Texas Tech Gives A-to-Z Crash Course for the Banking Industry


(TNS) – More than 100 bankers and nearly three dozen banking experts from across the state and region come together in Lubbock to hone their craft at the 47th Annual School of Banking at the Texas Tech School of Banking.

The event, which kicked off Sunday and will run through Friday, is hosted at Tech’s Rawls College of Business.

Bankers from five different states, including Texas, Louisiana, Arkansas, Oklahoma and New Mexico, arrived in Lubbock to participate in the week-long event.

At the launch event Sunday, Dr Jeff Mercer, Centennial Bank president in finance and director of the Texas Tech School of Banking, said the school’s intention is to take someone who has a particular area of ​​expertise in banking and to train them to what they need to know from “A to Z” about managing a bank.

The school’s program lasts for two years, taking participants into one week each year.

Upon entering school, the average participant has about nine years of experience in the banking industry, Mercer said.

“These are people who have a nine-year career and are sent to school by their executive or president because they are very promising bankers who are likely likely to take on a leadership position,” Mercer said.

Topics covered during the week-long event range from cybersecurity and auditing to credit lending, leadership development and operations, Mercer said.

The launch event on Sunday was sponsored by Frost Bank.

The banking school focuses on regional bankers and helps them gain perspective on all aspects of banking, said Scott Baxter, senior vice president of Frost Bank and chairman of the advisory board of the Texas Tech School of Banking.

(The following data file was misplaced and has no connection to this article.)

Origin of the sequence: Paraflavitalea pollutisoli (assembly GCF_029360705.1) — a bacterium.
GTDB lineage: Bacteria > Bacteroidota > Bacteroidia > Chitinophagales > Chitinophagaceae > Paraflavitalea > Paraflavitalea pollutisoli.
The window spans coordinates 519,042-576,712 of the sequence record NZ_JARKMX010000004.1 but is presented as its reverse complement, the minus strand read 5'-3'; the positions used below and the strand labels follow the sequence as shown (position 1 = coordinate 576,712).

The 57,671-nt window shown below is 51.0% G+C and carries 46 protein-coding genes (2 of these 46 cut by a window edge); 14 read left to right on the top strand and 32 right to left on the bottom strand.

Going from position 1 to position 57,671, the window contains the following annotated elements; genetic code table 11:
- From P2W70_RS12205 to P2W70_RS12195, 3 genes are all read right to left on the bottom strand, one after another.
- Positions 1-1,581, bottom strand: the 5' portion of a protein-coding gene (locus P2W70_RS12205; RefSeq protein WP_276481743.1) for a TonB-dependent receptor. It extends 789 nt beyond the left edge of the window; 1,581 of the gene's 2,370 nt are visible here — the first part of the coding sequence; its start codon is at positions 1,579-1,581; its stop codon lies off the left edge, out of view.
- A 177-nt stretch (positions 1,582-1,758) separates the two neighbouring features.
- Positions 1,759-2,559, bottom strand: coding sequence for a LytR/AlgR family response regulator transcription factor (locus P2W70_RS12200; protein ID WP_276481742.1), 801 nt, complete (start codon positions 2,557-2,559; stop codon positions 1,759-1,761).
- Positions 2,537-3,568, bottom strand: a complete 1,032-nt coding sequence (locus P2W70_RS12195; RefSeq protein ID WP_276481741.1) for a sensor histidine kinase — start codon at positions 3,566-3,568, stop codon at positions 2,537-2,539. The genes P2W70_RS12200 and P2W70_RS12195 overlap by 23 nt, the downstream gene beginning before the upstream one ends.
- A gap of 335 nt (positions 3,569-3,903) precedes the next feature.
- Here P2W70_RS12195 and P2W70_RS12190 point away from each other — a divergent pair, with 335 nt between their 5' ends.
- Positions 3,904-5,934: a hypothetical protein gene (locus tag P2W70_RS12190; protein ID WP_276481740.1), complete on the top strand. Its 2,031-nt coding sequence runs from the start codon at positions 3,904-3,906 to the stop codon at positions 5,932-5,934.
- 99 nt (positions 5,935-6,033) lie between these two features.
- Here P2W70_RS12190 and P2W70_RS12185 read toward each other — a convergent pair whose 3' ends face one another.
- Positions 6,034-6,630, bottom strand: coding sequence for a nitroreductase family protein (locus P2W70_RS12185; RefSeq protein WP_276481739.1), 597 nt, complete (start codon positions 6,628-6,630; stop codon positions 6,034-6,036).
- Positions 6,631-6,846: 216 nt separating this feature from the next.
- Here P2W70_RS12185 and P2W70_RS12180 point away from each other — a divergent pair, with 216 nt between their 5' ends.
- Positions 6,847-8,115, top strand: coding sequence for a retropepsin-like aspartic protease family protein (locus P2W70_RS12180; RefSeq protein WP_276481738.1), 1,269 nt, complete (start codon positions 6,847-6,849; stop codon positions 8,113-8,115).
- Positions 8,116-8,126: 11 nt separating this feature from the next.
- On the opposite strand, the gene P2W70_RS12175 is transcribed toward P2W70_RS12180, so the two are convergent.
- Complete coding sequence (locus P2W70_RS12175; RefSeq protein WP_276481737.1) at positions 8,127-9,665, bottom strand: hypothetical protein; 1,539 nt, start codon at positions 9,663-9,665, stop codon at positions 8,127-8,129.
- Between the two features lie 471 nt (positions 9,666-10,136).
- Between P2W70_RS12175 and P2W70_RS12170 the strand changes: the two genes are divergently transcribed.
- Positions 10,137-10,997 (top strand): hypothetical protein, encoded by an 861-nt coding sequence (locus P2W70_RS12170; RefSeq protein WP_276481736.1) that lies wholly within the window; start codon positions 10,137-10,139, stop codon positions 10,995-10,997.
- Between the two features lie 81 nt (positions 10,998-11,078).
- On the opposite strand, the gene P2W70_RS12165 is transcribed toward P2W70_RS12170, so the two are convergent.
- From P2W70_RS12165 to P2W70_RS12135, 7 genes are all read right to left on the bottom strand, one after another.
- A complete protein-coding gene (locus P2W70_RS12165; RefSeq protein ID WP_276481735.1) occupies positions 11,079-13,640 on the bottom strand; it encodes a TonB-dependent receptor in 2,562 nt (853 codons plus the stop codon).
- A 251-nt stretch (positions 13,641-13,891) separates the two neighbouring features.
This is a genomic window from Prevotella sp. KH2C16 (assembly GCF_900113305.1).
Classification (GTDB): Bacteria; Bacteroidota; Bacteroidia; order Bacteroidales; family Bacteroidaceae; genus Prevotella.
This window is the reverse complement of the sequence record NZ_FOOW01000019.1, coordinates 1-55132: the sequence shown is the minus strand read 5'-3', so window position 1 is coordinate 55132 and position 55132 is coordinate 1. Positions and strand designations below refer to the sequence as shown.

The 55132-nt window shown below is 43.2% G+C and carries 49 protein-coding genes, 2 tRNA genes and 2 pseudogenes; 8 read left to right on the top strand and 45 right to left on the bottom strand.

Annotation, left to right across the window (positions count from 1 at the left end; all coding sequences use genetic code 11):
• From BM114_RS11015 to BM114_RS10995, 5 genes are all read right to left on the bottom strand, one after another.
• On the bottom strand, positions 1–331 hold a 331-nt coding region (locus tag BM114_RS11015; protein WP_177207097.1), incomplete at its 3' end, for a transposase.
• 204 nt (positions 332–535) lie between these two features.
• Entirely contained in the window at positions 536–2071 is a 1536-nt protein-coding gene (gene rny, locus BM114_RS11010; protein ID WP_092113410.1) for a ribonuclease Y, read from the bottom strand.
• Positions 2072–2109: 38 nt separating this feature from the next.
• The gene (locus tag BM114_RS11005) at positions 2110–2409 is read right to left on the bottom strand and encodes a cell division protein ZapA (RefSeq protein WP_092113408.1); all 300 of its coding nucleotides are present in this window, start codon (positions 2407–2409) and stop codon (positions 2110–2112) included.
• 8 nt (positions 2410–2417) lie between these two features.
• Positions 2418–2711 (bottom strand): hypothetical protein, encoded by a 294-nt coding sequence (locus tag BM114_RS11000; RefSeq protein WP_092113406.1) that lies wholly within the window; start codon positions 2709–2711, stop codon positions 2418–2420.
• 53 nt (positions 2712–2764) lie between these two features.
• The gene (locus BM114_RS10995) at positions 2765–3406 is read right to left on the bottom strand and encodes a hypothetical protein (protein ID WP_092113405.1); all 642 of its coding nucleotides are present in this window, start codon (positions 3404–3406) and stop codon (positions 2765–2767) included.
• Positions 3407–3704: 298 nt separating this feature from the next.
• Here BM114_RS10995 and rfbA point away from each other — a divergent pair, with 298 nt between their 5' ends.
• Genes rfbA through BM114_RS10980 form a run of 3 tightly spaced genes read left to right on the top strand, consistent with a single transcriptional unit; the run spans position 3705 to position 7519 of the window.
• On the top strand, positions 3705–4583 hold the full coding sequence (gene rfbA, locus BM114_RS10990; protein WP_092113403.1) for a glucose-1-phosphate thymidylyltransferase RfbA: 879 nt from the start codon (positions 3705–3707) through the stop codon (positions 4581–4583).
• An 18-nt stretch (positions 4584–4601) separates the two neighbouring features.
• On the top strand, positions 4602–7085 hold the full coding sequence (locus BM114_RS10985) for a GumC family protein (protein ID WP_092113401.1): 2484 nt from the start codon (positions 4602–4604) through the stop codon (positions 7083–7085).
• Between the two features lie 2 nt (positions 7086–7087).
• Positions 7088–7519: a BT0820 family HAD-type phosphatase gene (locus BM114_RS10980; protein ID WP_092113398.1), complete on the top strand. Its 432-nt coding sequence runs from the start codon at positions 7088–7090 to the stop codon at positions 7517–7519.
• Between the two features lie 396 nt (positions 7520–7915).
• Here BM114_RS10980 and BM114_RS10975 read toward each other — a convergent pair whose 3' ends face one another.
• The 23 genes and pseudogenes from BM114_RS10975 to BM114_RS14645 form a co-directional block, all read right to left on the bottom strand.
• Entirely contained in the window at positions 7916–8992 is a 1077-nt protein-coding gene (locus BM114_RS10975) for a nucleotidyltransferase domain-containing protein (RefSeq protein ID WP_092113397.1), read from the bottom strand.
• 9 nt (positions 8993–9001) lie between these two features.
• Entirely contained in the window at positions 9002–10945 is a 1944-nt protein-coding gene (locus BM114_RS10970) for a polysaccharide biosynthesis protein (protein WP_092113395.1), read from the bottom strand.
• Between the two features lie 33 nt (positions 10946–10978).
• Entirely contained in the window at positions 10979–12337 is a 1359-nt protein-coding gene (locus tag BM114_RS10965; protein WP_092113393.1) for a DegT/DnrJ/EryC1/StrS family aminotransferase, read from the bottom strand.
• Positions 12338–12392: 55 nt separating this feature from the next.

“It’s a great resource for people from all over the state to come and learn about banking and practice it through computer simulations,” Baxter said.

A group of Inter Bank bankers who were at the event for the first year shared their experience saying they were exposed to new networking opportunities and a higher level of knowledge during the event.

Whitney Hange, special project manager at Inter Bank, added that the event aligned with their company’s culture.

Zach Maberry from First National Bank of Albany was at the event for his sophomore year and said it was great to see people and remember the first year. He was excited to see what this year’s school program would offer.

“It gives you the management training you need to be good at your job, to be able to move forward,” Maberry said, “and try to be in a better position to maybe run a bank someday. . “

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